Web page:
A Barstool, a Bloody Nose, and a Step Closer to God

Now that Claire has learned to pull herself up and stand up, the world has become one big curiosity. Every ledge has the potential to expand her horizons, lifting her up to have a bigger perspective on this ever-changing world of hers. And so it is that at any given time, I'll turn around and she's hoisted herself up by clinging to a couch or a coffee table, sometimes a trashcan or a large toy.

This skill, though it has delighted her, has proved to make her world a bit more perilous. She doesn't yet understand that not everything is sturdy, not everything is meant to hold her up and, though it might for a moment, may not continue to do so.

She learned that lesson the other night when, while I was do some motherly multitasking, turned my back to her. She'd been contentedly playing with a toy piano. Then, I heard a thud and a screech of a scream. I turned around to see she'd left the piano in favor of a wooden barstool, which had evidently fallen on top of her when she pulled up to it.

I ran to her, lifted her, hugged her and rocked her. And then I saw a little stream of blood trickle from one nostril, then the other. As a new mom, it was a terribly scary moment for me and a million worst-case scenarios flew through my head.

Fortunately, within a minute, the blood had stopped and we settled her down. After phoning the family pediatrition and finding out that we probably didn't have anything to worry about since she hadn't bled "a lot," was able to nurse without trouble (and, consequently, breathe through her nose) and was acting normal.

Still, it was a really good bonk that left her pretty sore. So when I tried to put her down for bed, without fail, she'd end up rubbing her nose which would lead to more shrill cries. As I cradled her and tried to comfort her, I prayed over her and the pain she was feeling that she surely didn't understand, as a baby who heretofore has been incredibly healthy.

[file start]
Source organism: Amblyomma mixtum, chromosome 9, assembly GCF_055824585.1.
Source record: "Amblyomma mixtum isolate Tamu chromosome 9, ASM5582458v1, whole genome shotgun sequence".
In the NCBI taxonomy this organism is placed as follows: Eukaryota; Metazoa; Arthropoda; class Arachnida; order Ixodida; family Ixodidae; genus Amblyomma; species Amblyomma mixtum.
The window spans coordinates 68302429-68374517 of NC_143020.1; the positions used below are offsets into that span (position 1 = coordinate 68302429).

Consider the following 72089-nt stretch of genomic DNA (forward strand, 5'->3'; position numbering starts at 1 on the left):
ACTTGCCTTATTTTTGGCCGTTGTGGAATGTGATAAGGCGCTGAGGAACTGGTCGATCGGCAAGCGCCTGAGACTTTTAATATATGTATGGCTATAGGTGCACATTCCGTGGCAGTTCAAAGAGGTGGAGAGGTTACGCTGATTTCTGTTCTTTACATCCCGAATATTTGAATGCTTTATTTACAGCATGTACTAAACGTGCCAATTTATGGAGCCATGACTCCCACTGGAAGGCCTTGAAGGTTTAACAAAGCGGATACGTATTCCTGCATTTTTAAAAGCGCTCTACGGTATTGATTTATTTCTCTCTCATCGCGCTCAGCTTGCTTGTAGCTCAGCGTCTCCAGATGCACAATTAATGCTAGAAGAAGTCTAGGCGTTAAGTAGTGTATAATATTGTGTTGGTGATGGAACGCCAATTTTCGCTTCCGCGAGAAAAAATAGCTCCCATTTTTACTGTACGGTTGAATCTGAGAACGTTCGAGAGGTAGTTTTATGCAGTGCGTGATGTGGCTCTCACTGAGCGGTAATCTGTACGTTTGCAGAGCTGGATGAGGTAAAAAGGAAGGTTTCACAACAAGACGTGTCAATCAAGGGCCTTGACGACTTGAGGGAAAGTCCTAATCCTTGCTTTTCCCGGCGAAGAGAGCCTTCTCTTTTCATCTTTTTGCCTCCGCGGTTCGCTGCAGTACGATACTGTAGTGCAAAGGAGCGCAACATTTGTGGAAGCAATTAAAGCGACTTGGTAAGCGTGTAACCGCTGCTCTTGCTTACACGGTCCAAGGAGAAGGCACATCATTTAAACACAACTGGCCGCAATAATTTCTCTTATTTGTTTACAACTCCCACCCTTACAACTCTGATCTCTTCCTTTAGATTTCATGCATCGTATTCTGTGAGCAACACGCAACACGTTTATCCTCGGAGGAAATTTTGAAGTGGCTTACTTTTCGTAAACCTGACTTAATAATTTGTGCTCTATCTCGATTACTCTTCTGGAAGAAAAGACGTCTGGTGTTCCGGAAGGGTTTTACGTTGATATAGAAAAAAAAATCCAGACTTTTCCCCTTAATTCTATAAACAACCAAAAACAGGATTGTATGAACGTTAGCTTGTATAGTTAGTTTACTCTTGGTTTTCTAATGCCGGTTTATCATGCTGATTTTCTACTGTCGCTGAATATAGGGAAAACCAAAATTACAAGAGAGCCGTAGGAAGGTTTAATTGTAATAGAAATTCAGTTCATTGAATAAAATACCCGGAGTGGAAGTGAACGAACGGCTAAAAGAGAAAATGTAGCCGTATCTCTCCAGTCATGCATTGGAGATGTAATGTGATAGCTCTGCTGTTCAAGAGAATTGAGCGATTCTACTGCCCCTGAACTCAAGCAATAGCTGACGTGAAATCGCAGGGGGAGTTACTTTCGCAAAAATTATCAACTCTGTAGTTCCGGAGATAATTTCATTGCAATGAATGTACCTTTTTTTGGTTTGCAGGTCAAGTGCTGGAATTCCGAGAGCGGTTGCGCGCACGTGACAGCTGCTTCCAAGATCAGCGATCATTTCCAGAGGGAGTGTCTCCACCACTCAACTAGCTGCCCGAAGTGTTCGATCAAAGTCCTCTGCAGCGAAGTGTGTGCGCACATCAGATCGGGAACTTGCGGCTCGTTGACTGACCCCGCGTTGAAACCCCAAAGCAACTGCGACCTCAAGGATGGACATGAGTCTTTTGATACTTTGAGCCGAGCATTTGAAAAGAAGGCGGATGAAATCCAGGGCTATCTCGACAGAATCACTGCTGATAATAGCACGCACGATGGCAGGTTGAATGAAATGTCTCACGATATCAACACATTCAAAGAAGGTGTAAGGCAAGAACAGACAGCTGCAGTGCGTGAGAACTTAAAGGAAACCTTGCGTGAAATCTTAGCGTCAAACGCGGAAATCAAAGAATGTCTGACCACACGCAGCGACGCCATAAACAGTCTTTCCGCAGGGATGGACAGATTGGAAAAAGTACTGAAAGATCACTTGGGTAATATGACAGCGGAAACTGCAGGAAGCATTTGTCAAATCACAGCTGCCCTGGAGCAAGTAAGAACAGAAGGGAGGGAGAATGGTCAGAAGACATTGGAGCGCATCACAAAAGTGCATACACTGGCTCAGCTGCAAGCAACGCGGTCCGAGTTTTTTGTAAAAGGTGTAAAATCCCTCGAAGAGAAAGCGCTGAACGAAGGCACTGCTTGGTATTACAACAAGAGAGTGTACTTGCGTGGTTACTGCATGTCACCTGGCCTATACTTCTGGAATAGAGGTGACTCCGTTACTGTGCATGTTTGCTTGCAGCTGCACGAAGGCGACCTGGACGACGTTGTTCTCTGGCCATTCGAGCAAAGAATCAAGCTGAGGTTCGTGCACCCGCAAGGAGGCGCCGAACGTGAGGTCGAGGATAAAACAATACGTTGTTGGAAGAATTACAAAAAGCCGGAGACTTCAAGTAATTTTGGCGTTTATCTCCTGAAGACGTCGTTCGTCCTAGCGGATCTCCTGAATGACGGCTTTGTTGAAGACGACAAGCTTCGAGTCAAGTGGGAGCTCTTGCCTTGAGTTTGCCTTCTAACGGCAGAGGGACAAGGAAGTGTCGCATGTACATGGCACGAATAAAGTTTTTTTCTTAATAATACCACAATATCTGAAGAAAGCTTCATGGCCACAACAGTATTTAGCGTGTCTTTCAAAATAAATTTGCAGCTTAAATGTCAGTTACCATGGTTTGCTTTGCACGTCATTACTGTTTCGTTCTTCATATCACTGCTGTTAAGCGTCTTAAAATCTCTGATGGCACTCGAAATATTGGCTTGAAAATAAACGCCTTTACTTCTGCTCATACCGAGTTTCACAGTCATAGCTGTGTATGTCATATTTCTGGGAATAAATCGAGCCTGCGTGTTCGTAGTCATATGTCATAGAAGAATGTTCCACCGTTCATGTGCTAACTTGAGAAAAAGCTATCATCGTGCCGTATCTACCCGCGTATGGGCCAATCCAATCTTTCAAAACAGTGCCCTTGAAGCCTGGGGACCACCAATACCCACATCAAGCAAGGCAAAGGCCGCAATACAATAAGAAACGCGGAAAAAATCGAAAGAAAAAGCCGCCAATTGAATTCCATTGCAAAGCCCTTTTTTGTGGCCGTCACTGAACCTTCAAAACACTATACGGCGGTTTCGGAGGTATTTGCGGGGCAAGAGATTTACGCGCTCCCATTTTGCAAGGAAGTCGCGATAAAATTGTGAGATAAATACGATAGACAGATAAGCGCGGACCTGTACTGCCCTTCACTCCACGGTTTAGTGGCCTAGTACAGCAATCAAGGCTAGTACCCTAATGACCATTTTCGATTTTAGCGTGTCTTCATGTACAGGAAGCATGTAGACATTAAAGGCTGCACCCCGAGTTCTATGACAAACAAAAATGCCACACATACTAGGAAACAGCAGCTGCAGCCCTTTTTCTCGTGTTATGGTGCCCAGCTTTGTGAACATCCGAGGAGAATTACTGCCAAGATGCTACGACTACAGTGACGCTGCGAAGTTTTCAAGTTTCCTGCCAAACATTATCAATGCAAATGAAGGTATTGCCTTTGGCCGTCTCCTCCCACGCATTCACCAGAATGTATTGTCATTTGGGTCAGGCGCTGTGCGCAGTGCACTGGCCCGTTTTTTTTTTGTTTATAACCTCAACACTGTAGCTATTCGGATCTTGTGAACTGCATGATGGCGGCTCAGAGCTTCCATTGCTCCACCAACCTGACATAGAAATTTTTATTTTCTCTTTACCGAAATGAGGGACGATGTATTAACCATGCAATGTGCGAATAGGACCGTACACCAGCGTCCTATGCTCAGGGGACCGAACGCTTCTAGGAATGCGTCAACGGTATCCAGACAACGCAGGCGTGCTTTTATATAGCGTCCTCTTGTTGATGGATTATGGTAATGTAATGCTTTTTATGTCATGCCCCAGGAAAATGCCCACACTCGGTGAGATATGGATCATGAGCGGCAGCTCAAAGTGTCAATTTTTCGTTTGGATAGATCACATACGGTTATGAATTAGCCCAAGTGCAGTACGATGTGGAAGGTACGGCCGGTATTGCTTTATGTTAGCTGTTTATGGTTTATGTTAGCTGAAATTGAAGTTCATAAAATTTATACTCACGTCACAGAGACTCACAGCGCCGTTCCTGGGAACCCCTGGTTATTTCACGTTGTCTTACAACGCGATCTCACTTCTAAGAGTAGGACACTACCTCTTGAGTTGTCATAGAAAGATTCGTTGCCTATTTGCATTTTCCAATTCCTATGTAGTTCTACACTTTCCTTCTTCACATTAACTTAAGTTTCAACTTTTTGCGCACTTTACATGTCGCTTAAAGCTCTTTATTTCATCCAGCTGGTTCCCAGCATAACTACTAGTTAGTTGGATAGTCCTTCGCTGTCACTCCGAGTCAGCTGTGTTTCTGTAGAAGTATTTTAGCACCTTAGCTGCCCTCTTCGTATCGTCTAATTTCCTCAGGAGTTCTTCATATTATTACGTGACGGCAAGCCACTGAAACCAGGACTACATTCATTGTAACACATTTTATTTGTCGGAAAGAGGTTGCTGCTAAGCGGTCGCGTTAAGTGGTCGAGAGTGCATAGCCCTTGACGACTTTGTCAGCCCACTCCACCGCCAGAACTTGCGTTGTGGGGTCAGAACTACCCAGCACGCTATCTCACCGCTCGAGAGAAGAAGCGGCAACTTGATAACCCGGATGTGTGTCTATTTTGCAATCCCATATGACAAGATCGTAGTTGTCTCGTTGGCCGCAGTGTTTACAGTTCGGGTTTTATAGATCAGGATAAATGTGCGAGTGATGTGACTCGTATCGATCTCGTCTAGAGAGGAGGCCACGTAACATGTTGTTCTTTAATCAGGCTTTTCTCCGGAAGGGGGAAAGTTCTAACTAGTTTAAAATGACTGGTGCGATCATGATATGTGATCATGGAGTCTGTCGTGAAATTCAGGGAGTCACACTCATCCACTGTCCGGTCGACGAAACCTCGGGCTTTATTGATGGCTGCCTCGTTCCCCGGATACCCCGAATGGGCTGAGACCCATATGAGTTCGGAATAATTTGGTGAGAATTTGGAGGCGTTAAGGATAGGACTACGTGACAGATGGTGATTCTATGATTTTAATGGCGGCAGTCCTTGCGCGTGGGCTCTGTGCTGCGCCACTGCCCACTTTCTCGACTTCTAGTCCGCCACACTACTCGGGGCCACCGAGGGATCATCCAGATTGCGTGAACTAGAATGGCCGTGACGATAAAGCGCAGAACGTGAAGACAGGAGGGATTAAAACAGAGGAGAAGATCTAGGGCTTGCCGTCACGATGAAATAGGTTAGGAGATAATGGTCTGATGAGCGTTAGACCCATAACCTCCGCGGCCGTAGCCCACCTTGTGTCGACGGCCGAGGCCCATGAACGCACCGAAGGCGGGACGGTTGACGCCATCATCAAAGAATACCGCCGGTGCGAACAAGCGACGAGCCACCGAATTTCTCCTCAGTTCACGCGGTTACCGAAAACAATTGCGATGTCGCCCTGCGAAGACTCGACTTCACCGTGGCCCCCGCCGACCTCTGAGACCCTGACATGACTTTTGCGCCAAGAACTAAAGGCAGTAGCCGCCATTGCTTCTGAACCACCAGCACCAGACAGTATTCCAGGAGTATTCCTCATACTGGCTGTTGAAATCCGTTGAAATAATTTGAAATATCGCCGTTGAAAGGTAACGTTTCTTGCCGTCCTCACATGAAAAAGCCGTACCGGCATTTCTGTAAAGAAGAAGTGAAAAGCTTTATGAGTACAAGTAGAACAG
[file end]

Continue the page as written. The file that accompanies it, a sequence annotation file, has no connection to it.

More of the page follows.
I prayed that God would take away the pain. Then, without even thinking about it, prayed that God could transfer the pain to me, so that she didn't have to suffer through it. As soon as I prayed it, cuddling my little girl whose sobs had subsided to pitiful little sniffles, I realized the enormity of it. I realized that is exactly what God did for me.

As a parent, he too wanted to spare the pain that I would otherwise endure. The pain was so unbearable, he didn't want us to ever know it. And so he wore it himself. On the cross. To a death that we can't even imagine.

Then, as my daughter finally gave way to sleep, I laid her down. Walking away from her crib, I couldn't shake the awe that came from this glimpse God had given me. Of something so simple but that hadn't yet really understood until now.

Then, in the still and quiet dark, I moved the barstool so that it wouldn't ever hurt her again.

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1 comment:

  1. My little guy is constantly teaching me about my relationship with God! Thanks for sharing.


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